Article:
“Hors d’âge” means beyond age, or ageless, in French. In the context of Armagnac, the great brandy rival to Cognac, it’s used with poetic licence. As with most brandies, Armagnac, from the southwest region of Gascony, tends to be blended from casks of distilled white wine that have been maturing for various periods of time. To qualify as “hors d’âge,” every component in the blend must be at least 10 years of age. In that sense, it’s a grade above lofty XO Armagnac, whose youngest component must be at least six years old.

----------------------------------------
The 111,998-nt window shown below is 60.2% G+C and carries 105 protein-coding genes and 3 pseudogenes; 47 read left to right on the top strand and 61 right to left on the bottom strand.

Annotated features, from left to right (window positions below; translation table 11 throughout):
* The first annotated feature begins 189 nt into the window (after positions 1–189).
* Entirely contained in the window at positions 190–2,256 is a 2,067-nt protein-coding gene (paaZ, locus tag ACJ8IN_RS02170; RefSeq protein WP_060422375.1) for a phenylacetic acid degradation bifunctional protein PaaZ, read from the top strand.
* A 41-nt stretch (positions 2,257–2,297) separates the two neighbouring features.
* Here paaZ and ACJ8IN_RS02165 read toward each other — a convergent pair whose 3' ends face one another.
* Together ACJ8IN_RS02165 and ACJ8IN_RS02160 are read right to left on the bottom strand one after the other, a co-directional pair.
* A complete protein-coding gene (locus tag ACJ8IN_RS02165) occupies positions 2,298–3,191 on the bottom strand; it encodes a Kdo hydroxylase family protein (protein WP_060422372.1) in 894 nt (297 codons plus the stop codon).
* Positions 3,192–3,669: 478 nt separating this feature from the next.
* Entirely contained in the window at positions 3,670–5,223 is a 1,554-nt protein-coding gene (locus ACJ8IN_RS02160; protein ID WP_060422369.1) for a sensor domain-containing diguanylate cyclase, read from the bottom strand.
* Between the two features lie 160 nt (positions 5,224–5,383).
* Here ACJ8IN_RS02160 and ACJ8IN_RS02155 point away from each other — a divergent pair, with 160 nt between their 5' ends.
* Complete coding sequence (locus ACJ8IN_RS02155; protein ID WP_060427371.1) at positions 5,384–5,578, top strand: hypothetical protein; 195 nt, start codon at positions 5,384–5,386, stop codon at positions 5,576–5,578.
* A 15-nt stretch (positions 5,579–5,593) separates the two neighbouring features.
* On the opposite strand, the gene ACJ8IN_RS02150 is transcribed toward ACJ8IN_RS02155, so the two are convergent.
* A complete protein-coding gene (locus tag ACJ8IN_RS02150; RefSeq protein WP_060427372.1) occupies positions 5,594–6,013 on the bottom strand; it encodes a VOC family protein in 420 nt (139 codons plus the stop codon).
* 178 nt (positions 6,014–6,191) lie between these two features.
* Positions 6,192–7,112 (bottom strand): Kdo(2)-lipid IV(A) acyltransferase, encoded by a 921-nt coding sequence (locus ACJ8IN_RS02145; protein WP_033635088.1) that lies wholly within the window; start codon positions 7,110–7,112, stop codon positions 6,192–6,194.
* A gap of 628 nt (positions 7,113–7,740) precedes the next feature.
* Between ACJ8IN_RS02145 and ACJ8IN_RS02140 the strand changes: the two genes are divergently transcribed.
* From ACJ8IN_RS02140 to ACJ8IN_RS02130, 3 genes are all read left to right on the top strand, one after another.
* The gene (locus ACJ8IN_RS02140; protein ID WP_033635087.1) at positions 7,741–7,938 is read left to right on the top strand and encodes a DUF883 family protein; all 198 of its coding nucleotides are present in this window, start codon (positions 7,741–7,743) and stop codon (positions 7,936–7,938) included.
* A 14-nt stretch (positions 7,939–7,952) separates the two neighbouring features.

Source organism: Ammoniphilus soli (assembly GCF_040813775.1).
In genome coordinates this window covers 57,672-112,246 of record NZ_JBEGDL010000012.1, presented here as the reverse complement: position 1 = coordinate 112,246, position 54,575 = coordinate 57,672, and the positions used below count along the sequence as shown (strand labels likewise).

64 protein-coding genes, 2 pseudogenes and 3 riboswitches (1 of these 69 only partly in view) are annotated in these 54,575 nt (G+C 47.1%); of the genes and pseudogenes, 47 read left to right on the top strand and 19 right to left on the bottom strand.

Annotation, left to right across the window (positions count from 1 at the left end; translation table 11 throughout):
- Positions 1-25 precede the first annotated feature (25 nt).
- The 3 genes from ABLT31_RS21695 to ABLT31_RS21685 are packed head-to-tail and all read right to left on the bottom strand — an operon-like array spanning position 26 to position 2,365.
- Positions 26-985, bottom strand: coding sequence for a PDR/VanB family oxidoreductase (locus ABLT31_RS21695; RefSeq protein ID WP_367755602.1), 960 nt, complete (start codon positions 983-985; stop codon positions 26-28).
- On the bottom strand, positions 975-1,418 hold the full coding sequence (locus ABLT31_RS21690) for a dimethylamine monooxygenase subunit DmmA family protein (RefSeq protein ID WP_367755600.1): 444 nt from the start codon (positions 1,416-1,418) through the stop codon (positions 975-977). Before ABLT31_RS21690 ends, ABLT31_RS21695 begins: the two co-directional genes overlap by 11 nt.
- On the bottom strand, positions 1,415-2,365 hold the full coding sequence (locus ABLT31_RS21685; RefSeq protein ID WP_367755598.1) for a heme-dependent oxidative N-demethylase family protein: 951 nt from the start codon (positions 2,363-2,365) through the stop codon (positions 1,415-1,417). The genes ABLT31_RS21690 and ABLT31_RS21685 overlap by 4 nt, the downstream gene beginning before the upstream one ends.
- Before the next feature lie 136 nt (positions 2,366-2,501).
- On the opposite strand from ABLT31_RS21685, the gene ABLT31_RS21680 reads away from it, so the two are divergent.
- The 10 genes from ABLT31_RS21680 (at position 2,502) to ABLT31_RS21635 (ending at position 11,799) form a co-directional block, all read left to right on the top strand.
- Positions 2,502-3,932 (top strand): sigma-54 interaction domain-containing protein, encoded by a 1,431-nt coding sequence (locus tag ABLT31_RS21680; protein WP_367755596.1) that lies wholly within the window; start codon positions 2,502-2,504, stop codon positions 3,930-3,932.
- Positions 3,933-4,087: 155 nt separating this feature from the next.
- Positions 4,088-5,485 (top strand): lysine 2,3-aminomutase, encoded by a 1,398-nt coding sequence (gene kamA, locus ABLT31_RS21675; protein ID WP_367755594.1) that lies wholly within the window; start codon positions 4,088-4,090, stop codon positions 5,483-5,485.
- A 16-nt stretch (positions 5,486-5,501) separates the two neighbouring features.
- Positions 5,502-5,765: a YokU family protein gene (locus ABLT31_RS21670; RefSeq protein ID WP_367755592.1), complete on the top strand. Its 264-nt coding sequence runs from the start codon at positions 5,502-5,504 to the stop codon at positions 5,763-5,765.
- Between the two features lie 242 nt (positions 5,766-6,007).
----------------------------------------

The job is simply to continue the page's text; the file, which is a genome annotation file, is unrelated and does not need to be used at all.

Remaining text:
Unlike Cognac, which is distilled twice to yield an arguably smoother and more polished spirit, Armagnac is distilled once, leaving behind more traces of flavour and a relatively robust profile. Long aging in wood softens the texture and can yield a rich, marvellously complex spirit. I love old Armagnac, and this one is superbly balanced, with nuances of pear and prune caressed by leather, vanilla and caramelized sugar. Savour it slowly on a cool autumn evening.